Brownbag: Are Substantive Phonological Features Universals?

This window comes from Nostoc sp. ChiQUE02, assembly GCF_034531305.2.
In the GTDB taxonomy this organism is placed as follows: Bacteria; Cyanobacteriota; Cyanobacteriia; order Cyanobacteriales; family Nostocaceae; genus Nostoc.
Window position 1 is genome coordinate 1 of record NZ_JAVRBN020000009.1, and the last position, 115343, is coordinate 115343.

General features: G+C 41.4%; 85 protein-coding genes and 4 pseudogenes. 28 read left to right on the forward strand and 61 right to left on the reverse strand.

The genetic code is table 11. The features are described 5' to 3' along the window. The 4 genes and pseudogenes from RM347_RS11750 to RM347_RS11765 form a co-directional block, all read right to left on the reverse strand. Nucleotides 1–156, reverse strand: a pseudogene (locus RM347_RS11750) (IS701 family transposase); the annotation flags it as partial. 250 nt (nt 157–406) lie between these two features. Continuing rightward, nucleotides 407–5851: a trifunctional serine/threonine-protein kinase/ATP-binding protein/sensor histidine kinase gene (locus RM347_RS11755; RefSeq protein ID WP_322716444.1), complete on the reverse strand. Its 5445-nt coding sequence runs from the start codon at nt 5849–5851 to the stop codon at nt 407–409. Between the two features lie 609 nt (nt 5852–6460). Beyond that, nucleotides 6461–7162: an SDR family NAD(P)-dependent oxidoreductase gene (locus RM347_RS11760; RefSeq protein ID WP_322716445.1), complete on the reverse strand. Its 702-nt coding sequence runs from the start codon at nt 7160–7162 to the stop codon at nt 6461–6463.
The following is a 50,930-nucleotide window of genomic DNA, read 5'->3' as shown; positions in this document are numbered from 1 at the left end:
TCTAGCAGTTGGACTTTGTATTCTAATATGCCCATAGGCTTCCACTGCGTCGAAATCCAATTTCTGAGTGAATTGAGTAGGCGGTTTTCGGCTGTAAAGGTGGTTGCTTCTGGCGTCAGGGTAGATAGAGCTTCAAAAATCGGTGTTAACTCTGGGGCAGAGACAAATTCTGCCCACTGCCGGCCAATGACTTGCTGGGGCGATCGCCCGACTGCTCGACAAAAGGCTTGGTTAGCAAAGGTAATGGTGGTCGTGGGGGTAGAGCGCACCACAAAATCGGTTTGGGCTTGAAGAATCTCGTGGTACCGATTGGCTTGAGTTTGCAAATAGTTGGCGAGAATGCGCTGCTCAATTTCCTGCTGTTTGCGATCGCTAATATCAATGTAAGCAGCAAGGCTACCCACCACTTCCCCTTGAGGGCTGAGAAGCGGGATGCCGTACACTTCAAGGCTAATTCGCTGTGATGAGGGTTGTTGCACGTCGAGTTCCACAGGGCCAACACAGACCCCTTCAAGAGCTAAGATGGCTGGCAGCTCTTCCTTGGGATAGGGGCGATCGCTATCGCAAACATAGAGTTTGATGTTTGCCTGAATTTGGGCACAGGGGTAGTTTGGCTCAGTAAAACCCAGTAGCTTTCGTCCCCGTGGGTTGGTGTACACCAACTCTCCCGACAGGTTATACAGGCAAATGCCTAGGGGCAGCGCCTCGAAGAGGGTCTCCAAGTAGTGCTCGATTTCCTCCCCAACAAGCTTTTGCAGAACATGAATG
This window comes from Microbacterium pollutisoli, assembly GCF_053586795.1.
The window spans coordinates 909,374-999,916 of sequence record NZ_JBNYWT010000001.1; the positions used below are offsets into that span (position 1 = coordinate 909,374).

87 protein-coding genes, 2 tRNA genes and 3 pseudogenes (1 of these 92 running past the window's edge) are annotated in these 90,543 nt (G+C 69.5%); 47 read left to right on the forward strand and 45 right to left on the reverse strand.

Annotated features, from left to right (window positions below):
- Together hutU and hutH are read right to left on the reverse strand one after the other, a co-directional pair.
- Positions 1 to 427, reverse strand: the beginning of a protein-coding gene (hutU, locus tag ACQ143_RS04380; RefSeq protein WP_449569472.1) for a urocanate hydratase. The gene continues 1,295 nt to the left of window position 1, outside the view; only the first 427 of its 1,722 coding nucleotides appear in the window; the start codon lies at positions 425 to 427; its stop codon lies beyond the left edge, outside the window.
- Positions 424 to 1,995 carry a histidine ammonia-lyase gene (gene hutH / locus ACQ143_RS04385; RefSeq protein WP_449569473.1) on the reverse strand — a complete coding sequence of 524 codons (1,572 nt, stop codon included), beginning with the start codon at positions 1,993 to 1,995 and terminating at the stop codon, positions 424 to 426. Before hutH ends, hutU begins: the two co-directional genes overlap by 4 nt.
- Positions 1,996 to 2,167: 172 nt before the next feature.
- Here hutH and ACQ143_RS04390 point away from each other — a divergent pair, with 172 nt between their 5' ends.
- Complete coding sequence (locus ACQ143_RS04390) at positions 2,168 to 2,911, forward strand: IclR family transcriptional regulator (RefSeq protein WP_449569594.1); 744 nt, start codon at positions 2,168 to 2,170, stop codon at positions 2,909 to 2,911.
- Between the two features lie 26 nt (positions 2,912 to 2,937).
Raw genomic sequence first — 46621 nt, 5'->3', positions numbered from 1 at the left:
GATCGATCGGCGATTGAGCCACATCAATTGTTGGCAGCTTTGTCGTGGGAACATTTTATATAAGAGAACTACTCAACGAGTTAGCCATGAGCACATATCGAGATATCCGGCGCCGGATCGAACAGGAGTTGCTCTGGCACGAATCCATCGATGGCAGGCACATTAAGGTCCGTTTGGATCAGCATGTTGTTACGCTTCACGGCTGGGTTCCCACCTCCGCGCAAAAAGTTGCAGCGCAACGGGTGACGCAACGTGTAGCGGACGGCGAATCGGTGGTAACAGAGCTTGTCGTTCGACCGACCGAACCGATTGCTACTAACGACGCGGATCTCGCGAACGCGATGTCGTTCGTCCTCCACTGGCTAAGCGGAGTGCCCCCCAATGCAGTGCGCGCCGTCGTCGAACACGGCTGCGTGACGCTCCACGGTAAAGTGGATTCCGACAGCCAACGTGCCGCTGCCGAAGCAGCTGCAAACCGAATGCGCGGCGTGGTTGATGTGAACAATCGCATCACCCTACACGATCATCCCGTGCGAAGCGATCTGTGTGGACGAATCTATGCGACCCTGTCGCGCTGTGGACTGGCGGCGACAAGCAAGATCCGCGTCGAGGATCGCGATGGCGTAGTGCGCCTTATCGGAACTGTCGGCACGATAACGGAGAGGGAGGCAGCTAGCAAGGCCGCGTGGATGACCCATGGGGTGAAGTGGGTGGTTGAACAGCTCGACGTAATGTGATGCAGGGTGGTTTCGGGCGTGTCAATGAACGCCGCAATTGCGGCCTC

Abstract: There has long been debate about the role of substance in phonology, with controversy about whether features are innate or emergent, and whether phonological substantive markedness hierarchies exist. In this talk, I address this debate. While in general there has been a move in linguistics to reduce what is considered to be innate (e.g., Mielke 2008), recent work on features by Duanmu (2016) and on markedness by de Lacy (2006) and de Lacy and Kingston (2013), among others, strongly asserts the need for substantive universals in phonology, with both features and markedness hierarchies being innate. I examine their arguments from an empirical perspective, concluding that in both cases aspects of phonological activity remain unaccounted for if a particular set of features is universal, with universal markedness relations between features. I outline a model of phonology that incorporates general concepts such categorization, asymmetries, activity, and complexity. Finally, I relate how such research can be important in thinking about dealing with variation in language revitalization.